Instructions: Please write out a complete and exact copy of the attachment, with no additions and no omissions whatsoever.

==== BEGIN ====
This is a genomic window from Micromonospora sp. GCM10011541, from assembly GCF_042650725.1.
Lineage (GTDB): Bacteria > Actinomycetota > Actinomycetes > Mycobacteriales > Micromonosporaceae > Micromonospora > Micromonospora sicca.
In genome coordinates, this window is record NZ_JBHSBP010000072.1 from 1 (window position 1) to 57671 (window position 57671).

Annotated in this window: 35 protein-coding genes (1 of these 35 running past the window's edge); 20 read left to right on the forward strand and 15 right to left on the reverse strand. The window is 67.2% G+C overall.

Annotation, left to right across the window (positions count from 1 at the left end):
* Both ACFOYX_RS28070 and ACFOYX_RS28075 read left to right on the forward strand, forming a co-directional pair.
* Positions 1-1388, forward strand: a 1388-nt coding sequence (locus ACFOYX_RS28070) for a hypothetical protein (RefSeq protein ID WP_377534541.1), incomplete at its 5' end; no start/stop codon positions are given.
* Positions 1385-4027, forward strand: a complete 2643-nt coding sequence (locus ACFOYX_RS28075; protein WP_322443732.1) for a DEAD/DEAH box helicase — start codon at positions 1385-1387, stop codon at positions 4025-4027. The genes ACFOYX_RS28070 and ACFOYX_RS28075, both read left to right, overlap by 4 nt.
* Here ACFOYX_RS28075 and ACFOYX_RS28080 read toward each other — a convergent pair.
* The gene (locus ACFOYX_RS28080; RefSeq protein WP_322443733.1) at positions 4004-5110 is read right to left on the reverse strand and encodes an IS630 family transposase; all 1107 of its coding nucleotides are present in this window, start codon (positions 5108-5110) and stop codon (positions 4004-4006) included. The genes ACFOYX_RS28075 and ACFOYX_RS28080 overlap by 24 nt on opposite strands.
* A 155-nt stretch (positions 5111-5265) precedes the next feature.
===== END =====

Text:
This is a genomic window from Micromonospora sp. GCM10011541, from assembly GCF_042650725.1.
Lineage (GTDB): Bacteria > Actinomycetota > Actinomycetes > Mycobacteriales > Micromonosporaceae > Micromonospora > Micromonospora sicca.
In genome coordinates, this window is record NZ_JBHSBP010000072.1 from 1 (window position 1) to 57671 (window position 57671).

Annotated in this window: 35 protein-coding genes (1 of these 35 running past the window's edge); 20 read left to right on the forward strand and 15 right to left on the reverse strand. The window is 67.2% G+C overall.

Annotation, left to right across the window (positions count from 1 at the left end):
* Both ACFOYX_RS28070 and ACFOYX_RS28075 read left to right on the forward strand, forming a co-directional pair.
* Positions 1-1388, forward strand: a 1388-nt coding sequence (locus ACFOYX_RS28070) for a hypothetical protein (RefSeq protein ID WP_377534541.1), incomplete at its 5' end; no start/stop codon positions are given.
* Positions 1385-4027, forward strand: a complete 2643-nt coding sequence (locus ACFOYX_RS28075; protein WP_322443732.1) for a DEAD/DEAH box helicase — start codon at positions 1385-1387, stop codon at positions 4025-4027. The genes ACFOYX_RS28070 and ACFOYX_RS28075, both read left to right, overlap by 4 nt.
* Here ACFOYX_RS28075 and ACFOYX_RS28080 read toward each other — a convergent pair.
* The gene (locus ACFOYX_RS28080; RefSeq protein WP_322443733.1) at positions 4004-5110 is read right to left on the reverse strand and encodes an IS630 family transposase; all 1107 of its coding nucleotides are present in this window, start codon (positions 5108-5110) and stop codon (positions 4004-4006) included. The genes ACFOYX_RS28075 and ACFOYX_RS28080 overlap by 24 nt on opposite strands.
* A 155-nt stretch (positions 5111-5265) precedes the next feature.